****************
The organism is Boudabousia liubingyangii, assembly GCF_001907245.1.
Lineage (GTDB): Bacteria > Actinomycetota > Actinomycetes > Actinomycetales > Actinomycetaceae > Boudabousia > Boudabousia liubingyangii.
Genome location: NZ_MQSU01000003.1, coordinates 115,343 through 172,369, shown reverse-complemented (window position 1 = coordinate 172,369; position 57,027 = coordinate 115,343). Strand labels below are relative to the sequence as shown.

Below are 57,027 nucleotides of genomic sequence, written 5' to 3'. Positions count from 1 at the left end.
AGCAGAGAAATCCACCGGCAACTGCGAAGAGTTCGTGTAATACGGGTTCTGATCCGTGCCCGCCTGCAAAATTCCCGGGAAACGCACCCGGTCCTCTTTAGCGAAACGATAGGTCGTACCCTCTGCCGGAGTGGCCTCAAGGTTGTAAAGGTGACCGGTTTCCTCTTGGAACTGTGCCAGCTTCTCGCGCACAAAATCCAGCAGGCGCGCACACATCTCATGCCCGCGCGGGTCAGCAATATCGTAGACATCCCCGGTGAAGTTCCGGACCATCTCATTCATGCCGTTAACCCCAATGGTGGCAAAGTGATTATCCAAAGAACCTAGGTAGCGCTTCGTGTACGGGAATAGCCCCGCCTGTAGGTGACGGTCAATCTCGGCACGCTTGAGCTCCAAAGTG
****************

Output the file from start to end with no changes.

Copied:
The organism is Boudabousia liubingyangii, assembly GCF_001907245.1.
Lineage (GTDB): Bacteria > Actinomycetota > Actinomycetes > Actinomycetales > Actinomycetaceae > Boudabousia > Boudabousia liubingyangii.
Genome location: NZ_MQSU01000003.1, coordinates 115,343 through 172,369, shown reverse-complemented (window position 1 = coordinate 172,369; position 57,027 = coordinate 115,343). Strand labels below are relative to the sequence as shown.

Below are 57,027 nucleotides of genomic sequence, written 5' to 3'. Positions count from 1 at the left end.
AGCAGAGAAATCCACCGGCAACTGCGAAGAGTTCGTGTAATACGGGTTCTGATCCGTGCCCGCCTGCAAAATTCCCGGGAAACGCACCCGGTCCTCTTTAGCGAAACGATAGGTCGTACCCTCTGCCGGAGTGGCCTCAAGGTTGTAAAGGTGACCGGTTTCCTCTTGGAACTGTGCCAGCTTCTCGCGCACAAAATCCAGCAGGCGCGCACACATCTCATGCCCGCGCGGGTCAGCAATATCGTAGACATCCCCGGTGAAGTTCCGGACCATCTCATTCATGCCGTTAACCCCAATGGTGGCAAAGTGATTATCCAAAGAACCTAGGTAGCGCTTCGTGTACGGGAATAGCCCCGCCTGTAGGTGACGGTCAATCTCGGCACGCTTGAGCTCCAAAGTG